HHS Issues Proposed Rule to Substantially Revise Civil Rights Provision That Discriminates Based Upon Sex

In May, the U.S. Department of Health and Human Services (“HHS”) issued a new proposed rule on Section 1557. This rule is aimed at revising the Affordable Care Act (ACA) and preventing discrimination based upon sex. Section 1557 is a civil rights provision broadly prohibiting discrimination based on a variety of factors in health programs and activities receiving federal funding. The proposed rule specifically targets sex and makes the civil rights section of the ACA inapplicable to many group health plans.

“On the Basis of Sex”

It’s not just a movie, but also a key legal concept that still has much room for debate. Currently, ACA section 1557 defines such discrimination to include decisions based on a person’s “gender identity” as well as their “termination of pregnancy.” Much concern about sex discrimination has risen in context of new regulations which specify that medical providers are not required to perform health care services against their strong moral or religious convictions. In a 2016 case, Franciscan Alliance, Inc., et al. v. Burwell, et al., 227 F. Supp. 3d 660 (N.D. Tex. 2016), the argument was made by the plaintiffs that the regulations forced them to provide those services against their medical judgment and that Section 1557 was in conflict with both the Administrative Procedure Act (APA) and the Religious Freedom Restoration Act (RFRA).

While Section 1557 does not directly require the coverage of abortions, it does prohibit discrimination against women who have had an abortion. A preliminary injunction stopped HHS from enforcing Section 1557, which prevented discrimination against transgender people and those who have terminated a pregnancy. This injunction remains in place.

HHS Proposed Rule

The new rule proposed by HHS eliminates the definitions section of the current rule. It replaces it with language that provides definitions as found “explicitly in other sections or through incorporation by reference to relevant statutes or regulations.” This removes the definition regarding sex as well as specific sections regarding nondiscrimination based on gender identity. Removing these definitions means that discrimination in these categories would depend on Title IX of the Civil Rights Act and related case law and regulations.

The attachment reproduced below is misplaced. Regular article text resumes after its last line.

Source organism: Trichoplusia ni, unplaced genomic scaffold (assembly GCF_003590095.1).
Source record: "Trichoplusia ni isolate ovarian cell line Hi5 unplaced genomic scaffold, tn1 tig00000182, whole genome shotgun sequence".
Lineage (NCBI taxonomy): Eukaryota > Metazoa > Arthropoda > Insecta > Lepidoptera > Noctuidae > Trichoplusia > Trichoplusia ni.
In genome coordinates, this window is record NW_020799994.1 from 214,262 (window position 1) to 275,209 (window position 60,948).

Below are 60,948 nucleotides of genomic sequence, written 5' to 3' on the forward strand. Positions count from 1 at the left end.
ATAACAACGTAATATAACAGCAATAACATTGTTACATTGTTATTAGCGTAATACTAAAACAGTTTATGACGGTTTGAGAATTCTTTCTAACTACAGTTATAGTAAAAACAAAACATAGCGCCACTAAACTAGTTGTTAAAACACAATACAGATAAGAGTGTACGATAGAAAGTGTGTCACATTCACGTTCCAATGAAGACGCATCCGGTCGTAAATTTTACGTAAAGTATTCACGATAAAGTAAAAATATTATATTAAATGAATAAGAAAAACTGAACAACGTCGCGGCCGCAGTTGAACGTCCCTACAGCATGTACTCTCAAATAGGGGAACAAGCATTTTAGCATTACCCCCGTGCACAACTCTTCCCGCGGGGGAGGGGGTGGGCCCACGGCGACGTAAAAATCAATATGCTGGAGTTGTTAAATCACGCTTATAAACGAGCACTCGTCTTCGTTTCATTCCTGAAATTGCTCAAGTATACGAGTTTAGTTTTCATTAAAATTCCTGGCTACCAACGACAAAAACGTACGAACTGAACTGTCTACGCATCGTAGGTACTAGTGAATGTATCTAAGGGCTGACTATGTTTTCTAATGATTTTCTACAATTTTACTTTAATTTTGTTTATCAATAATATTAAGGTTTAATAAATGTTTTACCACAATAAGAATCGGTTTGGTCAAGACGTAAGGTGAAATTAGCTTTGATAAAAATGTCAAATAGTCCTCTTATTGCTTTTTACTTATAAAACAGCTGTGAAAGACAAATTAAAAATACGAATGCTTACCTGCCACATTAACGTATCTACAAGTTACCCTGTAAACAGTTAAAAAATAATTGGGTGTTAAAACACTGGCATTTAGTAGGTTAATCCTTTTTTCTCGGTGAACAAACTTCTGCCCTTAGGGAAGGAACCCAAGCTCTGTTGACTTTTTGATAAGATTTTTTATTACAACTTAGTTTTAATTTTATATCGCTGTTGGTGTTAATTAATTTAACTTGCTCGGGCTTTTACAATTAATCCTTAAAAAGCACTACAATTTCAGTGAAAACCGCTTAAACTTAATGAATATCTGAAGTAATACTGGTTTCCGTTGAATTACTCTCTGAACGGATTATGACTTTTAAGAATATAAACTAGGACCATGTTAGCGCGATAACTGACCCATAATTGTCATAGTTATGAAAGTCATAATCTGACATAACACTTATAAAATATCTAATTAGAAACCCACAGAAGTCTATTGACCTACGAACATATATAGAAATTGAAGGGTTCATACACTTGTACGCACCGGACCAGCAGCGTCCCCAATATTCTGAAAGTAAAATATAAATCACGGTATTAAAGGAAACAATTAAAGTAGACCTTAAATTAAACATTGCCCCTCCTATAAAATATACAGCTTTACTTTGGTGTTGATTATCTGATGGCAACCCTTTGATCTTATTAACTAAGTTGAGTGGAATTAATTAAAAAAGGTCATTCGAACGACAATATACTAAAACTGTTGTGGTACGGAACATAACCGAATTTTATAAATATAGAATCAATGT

The proposed rule also changes the definition of a “health program or activity” to ensure that the definition specifically includes health care entities as defined in the Civil Rights Restoration Act of 1987 (“CRRA”). This definition provides that any entity that is “principally engaged in the business of providing […] health care” and receives federal funding is considered a “health program or activity” under the Section. For entities that do not meet this definition, the section is only applicable to the extent they receive federal funding from HHS. Finally, the rule includes a religious and conscience-based exemption, eliminates notice and tagline requirements, and changes requirements related to individuals who speak limited English to ensure meaningful access.

This rule hardly clears the air when it comes to discrimination, and we expect the U.S. Supreme Court to weigh in, as it has granted review of a number of cases regarding discrimination, with decisions anticipated in June 2020. Hall Benefits Law will be paying close attention to this and other rule changes, as well as the outcome of various related cases. We aim to keep our clients up to date with the latest legislative, regulatory, and case law changes and to ensure their plans and documents are complying with the law. To learn more, call us today at 678-439-6236, or visit the Hall Benefits Law website.

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Hall Benefits Law, LLC

HBL offers employers comprehensive legal guidance on benefits in mergers and acquisitions, Employee Stock Ownership Plans (ESOPs), executive compensation, health and welfare benefits, healthcare reform, and retirement plans. We counsel a wide spectrum of clients including small, mid-sized, and large companies, 401(k) investment advisors, health insurance brokers, accountants, attorneys, and HR consultants, just to name a few. HBL is passionate about advising clients, and we are dedicated to our mission: to provide comprehensive, personalized, and practical ERISA and benefits legal solutions that exceed client expectations.

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